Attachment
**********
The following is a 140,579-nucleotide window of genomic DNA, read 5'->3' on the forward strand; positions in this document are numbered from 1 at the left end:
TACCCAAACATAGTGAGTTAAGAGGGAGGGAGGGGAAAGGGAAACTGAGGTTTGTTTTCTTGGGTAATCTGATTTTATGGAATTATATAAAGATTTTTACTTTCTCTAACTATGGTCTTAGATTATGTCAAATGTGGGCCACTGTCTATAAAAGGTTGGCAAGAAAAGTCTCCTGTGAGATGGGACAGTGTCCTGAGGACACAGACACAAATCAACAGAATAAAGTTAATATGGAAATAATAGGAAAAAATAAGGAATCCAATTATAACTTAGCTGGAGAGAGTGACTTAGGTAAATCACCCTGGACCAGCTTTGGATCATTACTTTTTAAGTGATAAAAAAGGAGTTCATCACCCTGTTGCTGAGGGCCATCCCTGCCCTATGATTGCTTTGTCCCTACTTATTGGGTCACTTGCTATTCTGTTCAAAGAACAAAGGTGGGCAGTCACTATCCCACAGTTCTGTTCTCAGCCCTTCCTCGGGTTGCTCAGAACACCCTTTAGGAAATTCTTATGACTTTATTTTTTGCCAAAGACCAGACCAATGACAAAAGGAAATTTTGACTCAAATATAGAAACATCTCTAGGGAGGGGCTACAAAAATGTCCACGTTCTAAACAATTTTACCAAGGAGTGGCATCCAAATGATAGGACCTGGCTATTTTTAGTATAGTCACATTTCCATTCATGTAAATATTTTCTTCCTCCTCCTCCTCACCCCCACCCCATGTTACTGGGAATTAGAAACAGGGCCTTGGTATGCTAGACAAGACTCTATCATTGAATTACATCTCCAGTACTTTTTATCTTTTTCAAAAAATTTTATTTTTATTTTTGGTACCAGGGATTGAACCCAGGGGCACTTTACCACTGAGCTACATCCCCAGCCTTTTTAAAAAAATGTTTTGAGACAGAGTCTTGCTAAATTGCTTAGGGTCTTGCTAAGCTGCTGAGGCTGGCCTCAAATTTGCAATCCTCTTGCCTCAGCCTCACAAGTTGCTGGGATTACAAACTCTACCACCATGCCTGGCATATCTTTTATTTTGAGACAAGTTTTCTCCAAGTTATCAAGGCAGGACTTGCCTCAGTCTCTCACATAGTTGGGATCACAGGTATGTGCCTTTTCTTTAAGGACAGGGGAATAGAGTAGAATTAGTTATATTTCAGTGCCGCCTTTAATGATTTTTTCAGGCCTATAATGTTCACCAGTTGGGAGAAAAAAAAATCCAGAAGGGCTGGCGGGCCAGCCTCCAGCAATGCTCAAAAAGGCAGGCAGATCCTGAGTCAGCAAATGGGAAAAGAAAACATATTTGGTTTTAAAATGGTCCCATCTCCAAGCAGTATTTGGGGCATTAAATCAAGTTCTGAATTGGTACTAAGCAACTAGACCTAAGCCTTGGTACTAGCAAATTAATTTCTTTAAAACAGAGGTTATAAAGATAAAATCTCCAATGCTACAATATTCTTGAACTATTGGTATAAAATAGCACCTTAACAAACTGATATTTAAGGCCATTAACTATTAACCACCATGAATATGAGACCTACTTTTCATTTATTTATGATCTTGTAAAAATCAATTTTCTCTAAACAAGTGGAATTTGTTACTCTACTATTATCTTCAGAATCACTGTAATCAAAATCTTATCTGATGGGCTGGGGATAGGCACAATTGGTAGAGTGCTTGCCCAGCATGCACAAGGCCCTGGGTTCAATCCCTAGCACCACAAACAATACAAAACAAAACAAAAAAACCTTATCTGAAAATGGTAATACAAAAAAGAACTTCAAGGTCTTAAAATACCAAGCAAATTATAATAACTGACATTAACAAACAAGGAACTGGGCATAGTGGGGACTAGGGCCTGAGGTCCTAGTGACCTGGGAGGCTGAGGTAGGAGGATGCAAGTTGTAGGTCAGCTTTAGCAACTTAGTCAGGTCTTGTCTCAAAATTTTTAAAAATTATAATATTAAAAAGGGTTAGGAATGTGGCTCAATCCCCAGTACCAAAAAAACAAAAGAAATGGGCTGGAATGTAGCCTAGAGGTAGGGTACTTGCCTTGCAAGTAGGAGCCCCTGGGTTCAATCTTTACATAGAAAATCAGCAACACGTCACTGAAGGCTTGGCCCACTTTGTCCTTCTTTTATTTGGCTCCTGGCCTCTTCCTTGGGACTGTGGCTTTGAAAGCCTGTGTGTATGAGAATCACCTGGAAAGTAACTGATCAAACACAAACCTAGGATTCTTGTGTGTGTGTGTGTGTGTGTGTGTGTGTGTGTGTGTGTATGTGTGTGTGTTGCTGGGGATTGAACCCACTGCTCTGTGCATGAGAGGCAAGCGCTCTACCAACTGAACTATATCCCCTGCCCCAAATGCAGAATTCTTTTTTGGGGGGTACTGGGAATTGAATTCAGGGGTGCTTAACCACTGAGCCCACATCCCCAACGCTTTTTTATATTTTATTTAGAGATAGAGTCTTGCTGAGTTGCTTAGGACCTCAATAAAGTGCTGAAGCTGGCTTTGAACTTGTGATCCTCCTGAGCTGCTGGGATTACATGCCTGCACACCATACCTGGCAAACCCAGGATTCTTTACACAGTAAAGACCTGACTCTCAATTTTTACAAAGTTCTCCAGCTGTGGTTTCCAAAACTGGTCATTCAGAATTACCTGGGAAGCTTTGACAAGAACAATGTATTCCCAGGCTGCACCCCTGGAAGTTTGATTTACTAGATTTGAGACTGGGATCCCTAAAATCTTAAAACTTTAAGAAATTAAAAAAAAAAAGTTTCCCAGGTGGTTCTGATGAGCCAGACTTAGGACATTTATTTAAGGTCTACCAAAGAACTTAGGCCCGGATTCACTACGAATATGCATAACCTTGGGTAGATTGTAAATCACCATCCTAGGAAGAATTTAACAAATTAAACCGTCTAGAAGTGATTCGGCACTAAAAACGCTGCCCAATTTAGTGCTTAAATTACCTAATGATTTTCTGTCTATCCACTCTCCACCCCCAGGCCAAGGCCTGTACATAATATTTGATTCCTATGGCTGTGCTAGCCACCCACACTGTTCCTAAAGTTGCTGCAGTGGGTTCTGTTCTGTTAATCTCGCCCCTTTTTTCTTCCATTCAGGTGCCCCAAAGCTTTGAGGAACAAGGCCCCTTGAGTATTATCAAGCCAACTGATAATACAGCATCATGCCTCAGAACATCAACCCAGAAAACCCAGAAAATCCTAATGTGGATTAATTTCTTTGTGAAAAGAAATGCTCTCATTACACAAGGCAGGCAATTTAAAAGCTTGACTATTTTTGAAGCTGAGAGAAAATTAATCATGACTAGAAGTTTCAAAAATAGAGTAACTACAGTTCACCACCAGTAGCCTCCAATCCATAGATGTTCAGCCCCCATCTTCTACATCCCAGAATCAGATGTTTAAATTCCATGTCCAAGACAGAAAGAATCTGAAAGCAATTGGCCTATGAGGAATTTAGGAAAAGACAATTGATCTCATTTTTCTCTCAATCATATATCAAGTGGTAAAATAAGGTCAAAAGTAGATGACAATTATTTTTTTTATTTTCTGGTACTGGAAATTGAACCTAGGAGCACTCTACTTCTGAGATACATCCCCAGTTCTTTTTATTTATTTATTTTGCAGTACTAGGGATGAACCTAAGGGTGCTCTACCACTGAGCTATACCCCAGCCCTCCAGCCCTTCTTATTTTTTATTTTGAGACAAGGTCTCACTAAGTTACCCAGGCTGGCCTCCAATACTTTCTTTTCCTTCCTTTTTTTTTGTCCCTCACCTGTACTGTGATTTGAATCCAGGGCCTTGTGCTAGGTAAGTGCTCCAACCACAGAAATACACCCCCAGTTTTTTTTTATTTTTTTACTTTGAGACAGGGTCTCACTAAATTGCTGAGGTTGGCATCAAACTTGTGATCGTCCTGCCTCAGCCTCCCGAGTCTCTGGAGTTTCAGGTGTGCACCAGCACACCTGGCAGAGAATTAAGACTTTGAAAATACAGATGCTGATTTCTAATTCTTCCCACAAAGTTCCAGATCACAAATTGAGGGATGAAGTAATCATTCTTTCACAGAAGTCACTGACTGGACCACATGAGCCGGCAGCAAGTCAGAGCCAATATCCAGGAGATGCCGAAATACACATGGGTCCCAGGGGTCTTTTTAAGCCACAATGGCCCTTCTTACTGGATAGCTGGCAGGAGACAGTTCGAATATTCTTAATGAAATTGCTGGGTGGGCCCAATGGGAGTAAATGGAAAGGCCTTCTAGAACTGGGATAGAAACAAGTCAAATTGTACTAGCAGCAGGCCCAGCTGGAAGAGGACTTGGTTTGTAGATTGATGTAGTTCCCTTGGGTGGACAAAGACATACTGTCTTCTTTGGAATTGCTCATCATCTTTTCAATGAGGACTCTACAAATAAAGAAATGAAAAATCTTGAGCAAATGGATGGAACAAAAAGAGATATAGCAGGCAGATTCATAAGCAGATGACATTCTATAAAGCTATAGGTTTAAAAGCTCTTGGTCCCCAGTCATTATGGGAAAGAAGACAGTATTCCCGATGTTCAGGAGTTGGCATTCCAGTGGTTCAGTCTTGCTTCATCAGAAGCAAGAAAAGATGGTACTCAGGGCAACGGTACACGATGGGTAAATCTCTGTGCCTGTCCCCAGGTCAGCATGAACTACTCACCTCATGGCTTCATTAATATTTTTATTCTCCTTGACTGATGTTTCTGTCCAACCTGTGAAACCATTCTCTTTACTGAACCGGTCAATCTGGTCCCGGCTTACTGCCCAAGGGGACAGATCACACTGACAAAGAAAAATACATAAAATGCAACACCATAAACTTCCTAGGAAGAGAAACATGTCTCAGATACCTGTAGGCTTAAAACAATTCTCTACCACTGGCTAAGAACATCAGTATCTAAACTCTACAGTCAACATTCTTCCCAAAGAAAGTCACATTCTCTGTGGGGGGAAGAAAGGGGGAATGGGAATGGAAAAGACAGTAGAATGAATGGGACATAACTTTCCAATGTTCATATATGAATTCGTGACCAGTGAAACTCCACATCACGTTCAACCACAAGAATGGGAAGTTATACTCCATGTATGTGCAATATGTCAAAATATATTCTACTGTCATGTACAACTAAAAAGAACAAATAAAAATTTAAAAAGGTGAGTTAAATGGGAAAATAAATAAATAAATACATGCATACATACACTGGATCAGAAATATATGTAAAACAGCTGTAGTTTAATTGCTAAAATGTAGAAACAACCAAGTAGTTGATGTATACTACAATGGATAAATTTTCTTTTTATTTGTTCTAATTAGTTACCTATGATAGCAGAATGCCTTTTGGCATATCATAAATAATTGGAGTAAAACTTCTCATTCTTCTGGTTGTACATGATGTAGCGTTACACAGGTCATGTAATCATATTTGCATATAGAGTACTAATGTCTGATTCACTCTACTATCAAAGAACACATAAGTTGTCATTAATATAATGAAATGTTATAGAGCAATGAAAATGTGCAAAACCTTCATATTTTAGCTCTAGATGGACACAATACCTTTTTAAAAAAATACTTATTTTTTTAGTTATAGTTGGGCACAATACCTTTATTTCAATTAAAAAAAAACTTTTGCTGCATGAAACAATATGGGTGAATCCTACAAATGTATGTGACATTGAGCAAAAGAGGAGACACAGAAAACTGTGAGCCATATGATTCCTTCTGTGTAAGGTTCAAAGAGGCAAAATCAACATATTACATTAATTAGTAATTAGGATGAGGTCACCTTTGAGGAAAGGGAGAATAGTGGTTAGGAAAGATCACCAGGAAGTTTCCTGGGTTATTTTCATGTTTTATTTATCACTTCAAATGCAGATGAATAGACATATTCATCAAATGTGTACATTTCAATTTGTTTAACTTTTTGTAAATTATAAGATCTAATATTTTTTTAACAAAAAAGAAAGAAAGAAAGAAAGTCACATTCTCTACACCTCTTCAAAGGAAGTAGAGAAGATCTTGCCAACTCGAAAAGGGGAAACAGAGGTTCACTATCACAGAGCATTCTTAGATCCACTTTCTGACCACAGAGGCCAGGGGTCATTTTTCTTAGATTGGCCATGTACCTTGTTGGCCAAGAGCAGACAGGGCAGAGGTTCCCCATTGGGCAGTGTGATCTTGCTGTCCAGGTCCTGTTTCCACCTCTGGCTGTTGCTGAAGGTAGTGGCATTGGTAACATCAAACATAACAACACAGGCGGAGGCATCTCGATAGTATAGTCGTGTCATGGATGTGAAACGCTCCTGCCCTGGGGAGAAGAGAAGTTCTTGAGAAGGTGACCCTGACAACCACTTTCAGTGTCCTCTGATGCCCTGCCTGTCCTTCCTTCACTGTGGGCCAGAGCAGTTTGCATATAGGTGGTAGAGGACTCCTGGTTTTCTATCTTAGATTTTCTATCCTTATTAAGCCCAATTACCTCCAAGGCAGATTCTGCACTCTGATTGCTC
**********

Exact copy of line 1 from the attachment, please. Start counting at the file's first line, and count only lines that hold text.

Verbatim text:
The following is a 140,579-nucleotide window of genomic DNA, read 5'->3' on the forward strand; positions in this document are numbered from 1 at the left end: